As Twitter launched their new 6-second video service Vine globally on Friday, early adopters were treated to the familiar sensation of having turned up to a party a little too early; those who are there now, though, are ecstatic.
Vines themselves are tiny looped snippets of video that remind you at once of a high-brow art installation and an animal gif emailed to you by a friend; less than a week in, the service is buzzing with puppies, fruit, and staged magic tricks using the app’s record-pause-record again system to turn children into princesses or make objects disappear and reappear at a click of the fingers.
The culture of the gif looms large, but elsewhere, there are odd-looking stop motions, paced unusually because the stop isn’t actually stopped and is really a very short video clip, and short recipes of foods you would never be able to make in real life. Desperate to leverage the audience-building potential of a new service poised for hockey stick growth, many users are labelling their vines with all of a pre-specified set of hashtags that relate to categories hard-coded into the app (#magic, #nyc, #pets), so that new users browsing for the first time will see (and follow) their account.
Vine feels revolutionary. It’s the culmination of many trends that are now so established they’re not trends at all - mobile, video, mobile phone photography in the style of Instagram - and yet in its simplicity is more than the sum of its parts. Running through it are visual references to other now ubiquitous apps (Instagram, chiefly), but it nonetheless manages to feel like something new; in the invention of the ‘Vine’ it has its own version of the tweet, or the Like - a new medium of interaction as well as a platform to capture and deliver it.
In a conversation with the BBC college of journalism’s Marc Blank-Settle on Twitter last weekend (he’d noticed the focus was off on my first post) I said that Vine feels more like it will displace pictures than video, but that might be premature. As Marc noted later, the focus issues were not just confined to my experience - and from a journalism perspective, without more editing tools or the ability to add links it's hard to see it gaining the usage among media organisations that Twitter has managed.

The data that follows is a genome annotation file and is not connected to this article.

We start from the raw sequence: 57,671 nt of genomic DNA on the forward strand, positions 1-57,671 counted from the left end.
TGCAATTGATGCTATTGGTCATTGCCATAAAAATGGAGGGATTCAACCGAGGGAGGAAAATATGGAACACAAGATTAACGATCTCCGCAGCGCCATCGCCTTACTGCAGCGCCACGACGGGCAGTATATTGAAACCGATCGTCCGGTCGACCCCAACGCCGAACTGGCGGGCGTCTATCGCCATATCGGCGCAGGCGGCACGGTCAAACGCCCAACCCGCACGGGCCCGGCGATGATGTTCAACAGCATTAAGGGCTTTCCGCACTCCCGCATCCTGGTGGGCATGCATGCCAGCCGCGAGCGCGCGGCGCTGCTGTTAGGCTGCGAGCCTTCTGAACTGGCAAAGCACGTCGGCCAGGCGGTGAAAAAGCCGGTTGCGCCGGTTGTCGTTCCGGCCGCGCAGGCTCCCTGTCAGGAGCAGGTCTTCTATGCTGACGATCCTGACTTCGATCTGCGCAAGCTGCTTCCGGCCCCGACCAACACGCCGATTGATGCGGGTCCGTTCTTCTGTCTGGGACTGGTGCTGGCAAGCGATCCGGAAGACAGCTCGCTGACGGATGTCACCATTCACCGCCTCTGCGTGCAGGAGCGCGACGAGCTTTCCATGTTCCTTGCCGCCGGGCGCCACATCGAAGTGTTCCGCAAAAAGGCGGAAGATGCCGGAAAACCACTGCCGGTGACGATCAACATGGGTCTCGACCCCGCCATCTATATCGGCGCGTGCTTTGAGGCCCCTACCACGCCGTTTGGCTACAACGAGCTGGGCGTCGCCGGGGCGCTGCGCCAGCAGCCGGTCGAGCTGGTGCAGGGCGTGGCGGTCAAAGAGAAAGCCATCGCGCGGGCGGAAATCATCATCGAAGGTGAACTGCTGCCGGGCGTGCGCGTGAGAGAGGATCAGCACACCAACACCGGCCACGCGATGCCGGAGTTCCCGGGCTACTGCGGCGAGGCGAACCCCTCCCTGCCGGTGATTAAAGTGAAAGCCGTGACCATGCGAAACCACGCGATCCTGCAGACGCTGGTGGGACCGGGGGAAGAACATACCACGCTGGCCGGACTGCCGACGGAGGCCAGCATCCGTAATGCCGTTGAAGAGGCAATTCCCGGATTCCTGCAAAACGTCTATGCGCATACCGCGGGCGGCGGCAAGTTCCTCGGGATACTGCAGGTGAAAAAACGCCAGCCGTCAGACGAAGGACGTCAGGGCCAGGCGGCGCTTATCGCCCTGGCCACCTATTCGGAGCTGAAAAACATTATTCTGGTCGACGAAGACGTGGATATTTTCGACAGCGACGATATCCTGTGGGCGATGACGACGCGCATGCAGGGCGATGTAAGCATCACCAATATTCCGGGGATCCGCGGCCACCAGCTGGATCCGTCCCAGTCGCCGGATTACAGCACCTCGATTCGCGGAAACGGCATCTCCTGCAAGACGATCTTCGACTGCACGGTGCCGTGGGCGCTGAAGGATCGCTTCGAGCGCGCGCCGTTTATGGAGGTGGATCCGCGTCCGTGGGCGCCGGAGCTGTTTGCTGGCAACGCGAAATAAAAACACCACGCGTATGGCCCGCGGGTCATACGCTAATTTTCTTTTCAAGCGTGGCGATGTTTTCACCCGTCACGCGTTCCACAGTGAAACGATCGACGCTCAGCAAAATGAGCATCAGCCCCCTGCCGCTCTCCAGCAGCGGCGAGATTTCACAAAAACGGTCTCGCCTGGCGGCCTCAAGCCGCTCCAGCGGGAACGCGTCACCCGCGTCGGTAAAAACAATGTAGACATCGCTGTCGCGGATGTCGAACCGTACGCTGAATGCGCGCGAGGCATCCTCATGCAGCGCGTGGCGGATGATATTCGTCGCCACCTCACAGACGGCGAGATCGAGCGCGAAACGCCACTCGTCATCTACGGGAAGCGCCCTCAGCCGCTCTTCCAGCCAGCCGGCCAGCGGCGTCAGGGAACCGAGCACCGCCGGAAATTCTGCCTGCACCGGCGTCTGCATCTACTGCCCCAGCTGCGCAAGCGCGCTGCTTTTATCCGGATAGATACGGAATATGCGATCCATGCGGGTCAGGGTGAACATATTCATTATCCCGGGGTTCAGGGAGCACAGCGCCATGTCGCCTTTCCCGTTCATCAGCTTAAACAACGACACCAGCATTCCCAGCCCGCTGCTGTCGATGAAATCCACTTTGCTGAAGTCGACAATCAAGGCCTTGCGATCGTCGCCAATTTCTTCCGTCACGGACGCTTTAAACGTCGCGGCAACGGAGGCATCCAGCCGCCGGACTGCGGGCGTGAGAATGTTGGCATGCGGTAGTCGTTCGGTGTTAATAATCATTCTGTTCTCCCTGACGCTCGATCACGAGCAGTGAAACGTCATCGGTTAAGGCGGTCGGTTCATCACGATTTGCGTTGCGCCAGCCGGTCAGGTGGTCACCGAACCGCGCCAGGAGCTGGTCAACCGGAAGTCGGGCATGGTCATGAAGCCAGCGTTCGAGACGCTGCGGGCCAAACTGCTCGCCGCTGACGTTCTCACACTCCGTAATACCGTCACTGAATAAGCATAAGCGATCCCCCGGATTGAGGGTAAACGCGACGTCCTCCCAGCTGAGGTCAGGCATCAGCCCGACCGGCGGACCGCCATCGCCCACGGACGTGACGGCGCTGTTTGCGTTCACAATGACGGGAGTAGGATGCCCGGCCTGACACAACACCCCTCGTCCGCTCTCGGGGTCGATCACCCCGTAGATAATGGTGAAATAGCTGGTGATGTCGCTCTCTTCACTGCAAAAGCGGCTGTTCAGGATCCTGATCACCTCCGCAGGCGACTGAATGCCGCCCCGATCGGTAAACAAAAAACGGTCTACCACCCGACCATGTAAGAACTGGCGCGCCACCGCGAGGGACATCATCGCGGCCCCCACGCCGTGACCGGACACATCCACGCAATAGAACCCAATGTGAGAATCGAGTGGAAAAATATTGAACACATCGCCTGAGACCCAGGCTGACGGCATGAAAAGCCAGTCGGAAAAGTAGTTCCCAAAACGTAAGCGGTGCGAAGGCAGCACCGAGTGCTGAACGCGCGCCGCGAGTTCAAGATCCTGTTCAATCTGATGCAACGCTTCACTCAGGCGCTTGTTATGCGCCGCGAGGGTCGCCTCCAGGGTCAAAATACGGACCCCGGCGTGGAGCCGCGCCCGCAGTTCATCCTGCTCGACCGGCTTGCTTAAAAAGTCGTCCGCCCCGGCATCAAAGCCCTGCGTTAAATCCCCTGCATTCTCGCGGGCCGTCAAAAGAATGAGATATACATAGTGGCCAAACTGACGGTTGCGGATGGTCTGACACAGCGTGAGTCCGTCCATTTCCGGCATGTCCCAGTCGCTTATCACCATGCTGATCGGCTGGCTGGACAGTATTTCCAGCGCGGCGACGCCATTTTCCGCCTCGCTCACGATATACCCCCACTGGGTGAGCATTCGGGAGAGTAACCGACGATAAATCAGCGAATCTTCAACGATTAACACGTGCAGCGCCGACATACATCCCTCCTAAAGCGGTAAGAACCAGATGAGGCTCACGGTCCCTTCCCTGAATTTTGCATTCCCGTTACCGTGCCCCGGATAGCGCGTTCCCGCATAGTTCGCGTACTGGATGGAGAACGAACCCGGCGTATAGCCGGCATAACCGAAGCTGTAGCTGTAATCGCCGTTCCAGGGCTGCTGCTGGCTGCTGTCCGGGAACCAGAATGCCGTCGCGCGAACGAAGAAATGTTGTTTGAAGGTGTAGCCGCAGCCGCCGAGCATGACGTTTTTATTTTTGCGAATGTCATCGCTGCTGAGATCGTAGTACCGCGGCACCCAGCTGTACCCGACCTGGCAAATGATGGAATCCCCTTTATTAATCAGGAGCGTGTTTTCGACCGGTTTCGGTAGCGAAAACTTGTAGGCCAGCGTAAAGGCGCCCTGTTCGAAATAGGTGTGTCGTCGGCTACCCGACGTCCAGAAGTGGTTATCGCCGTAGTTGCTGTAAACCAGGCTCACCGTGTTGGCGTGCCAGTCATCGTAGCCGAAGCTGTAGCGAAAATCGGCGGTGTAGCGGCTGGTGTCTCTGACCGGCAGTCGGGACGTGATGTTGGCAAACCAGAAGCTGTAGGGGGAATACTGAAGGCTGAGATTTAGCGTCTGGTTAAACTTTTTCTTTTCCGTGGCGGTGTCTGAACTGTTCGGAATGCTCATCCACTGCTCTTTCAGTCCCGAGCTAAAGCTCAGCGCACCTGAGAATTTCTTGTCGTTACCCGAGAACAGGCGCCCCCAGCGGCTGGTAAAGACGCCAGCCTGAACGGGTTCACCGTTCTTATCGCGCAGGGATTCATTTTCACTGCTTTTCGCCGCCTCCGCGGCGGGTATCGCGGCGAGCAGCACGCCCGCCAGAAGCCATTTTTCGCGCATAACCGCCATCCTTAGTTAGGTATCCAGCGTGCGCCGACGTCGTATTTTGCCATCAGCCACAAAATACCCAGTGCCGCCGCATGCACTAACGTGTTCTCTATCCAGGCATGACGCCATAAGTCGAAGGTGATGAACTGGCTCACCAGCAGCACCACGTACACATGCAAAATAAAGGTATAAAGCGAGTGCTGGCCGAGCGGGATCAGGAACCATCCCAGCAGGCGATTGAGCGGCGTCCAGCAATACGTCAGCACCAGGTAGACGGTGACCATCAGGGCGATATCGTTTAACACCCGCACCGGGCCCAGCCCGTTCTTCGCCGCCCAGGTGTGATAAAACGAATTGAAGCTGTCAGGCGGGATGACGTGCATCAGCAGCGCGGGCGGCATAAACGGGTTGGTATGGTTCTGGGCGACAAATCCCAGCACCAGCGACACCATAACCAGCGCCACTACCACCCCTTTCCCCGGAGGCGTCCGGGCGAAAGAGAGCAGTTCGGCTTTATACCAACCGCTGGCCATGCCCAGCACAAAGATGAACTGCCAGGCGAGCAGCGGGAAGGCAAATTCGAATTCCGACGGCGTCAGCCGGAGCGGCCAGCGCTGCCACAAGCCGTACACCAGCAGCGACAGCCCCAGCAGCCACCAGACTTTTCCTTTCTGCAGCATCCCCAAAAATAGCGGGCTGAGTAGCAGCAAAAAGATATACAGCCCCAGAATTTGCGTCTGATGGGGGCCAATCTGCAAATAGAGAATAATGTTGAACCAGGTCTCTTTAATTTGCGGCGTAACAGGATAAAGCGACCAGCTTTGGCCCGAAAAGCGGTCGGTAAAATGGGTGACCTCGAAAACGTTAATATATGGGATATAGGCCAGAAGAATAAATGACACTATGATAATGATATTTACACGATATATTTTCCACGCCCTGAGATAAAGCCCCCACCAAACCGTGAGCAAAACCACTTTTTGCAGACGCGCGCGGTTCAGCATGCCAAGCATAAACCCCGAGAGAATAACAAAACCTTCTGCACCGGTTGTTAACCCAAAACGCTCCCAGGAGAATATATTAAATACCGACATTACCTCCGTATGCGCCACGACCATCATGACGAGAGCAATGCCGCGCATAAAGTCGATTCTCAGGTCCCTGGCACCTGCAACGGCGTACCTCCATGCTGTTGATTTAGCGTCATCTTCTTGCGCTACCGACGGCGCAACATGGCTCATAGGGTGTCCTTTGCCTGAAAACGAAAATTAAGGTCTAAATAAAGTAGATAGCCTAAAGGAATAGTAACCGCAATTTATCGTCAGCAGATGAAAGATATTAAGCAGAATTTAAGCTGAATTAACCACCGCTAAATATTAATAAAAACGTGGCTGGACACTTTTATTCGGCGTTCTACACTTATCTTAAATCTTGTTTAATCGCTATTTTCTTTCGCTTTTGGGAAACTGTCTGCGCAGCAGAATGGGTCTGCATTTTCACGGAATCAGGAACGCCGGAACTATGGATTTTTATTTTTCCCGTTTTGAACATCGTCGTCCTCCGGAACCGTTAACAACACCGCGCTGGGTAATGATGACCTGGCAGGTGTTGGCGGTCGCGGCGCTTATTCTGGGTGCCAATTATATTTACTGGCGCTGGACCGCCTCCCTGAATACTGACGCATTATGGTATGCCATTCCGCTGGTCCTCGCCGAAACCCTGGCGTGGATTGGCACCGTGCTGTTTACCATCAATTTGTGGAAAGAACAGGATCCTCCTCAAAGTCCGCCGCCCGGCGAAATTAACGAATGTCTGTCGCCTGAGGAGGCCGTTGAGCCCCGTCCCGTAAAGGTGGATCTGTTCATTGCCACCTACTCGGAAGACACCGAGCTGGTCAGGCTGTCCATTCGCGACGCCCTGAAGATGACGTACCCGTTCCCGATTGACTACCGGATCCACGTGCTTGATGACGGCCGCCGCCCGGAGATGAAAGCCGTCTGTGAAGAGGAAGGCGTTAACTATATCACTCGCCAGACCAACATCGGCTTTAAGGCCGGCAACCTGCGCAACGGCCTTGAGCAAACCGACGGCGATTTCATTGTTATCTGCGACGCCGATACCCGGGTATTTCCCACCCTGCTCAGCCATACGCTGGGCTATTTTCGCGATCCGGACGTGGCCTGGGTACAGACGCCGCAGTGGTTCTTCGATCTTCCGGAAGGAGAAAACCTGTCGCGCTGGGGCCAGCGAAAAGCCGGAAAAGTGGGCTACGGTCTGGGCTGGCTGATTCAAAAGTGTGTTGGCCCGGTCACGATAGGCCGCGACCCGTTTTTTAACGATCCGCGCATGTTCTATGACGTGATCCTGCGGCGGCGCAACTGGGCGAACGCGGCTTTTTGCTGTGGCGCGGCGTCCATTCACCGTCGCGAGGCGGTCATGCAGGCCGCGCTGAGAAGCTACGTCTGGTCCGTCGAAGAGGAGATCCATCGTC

Perhaps by choice and perhaps because of the tech world's emergent “launch early and iterate often” philosophy, it’s also missing numerous features - Android, iPad, vertical filming and a web interface to name a few - that the average startup would be dragged through the mud by users and investors for neglecting.
Poised for greatness
It’s had its early hiccups too - yesterday, there was a degree of confected outrage over a pornographic clip featured accidentally as an “Editor’s Pick” (some savvy California comedian must surely have prepared, for his next Silicon Valley gig, the line “6 seconds? That’s my kind of porn”), and on its first day users reported some sketchy account-swapping possibilities around sharing that were quickly sorted out.
None of that is of any consequence; even just through it’s new position as Twitter’s de facto video-sharing function it would be around for good, but coupled with the form and its execution it feels like it’s a worthwhile medium and one poised for greatness. If you haven’t tried it already (and have access to an iPhone) give it a go now.